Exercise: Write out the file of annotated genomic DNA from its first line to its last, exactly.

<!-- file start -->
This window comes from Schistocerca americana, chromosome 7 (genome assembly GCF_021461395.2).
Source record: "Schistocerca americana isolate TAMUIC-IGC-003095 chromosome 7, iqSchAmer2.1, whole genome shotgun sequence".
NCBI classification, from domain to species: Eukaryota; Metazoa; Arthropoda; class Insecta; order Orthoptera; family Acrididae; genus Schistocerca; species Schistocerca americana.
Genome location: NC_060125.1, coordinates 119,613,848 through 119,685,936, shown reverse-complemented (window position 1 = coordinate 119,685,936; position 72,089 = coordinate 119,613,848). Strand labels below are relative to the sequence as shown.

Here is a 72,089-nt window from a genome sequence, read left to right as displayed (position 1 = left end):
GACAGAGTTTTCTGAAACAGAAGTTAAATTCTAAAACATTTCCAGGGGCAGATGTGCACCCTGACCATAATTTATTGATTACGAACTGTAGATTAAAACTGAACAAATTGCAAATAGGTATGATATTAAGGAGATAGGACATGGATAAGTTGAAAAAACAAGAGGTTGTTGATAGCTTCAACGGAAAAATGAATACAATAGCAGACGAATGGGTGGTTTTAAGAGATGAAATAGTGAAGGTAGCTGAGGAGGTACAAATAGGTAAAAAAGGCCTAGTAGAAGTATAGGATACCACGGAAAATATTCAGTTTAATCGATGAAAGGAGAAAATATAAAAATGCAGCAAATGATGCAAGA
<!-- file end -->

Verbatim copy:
This window comes from Schistocerca americana, chromosome 7 (genome assembly GCF_021461395.2).
Source record: "Schistocerca americana isolate TAMUIC-IGC-003095 chromosome 7, iqSchAmer2.1, whole genome shotgun sequence".
NCBI classification, from domain to species: Eukaryota; Metazoa; Arthropoda; class Insecta; order Orthoptera; family Acrididae; genus Schistocerca; species Schistocerca americana.
Genome location: NC_060125.1, coordinates 119,613,848 through 119,685,936, shown reverse-complemented (window position 1 = coordinate 119,685,936; position 72,089 = coordinate 119,613,848). Strand labels below are relative to the sequence as shown.

Here is a 72,089-nt window from a genome sequence, read left to right as displayed (position 1 = left end):
GACAGAGTTTTCTGAAACAGAAGTTAAATTCTAAAACATTTCCAGGGGCAGATGTGCACCCTGACCATAATTTATTGATTACGAACTGTAGATTAAAACTGAACAAATTGCAAATAGGTATGATATTAAGGAGATAGGACATGGATAAGTTGAAAAAACAAGAGGTTGTTGATAGCTTCAACGGAAAAATGAATACAATAGCAGACGAATGGGTGGTTTTAAGAGATGAAATAGTGAAGGTAGCTGAGGAGGTACAAATAGGTAAAAAAGGCCTAGTAGAAGTATAGGATACCACGGAAAATATTCAGTTTAATCGATGAAAGGAGAAAATATAAAAATGCAGCAAATGATGCAAGA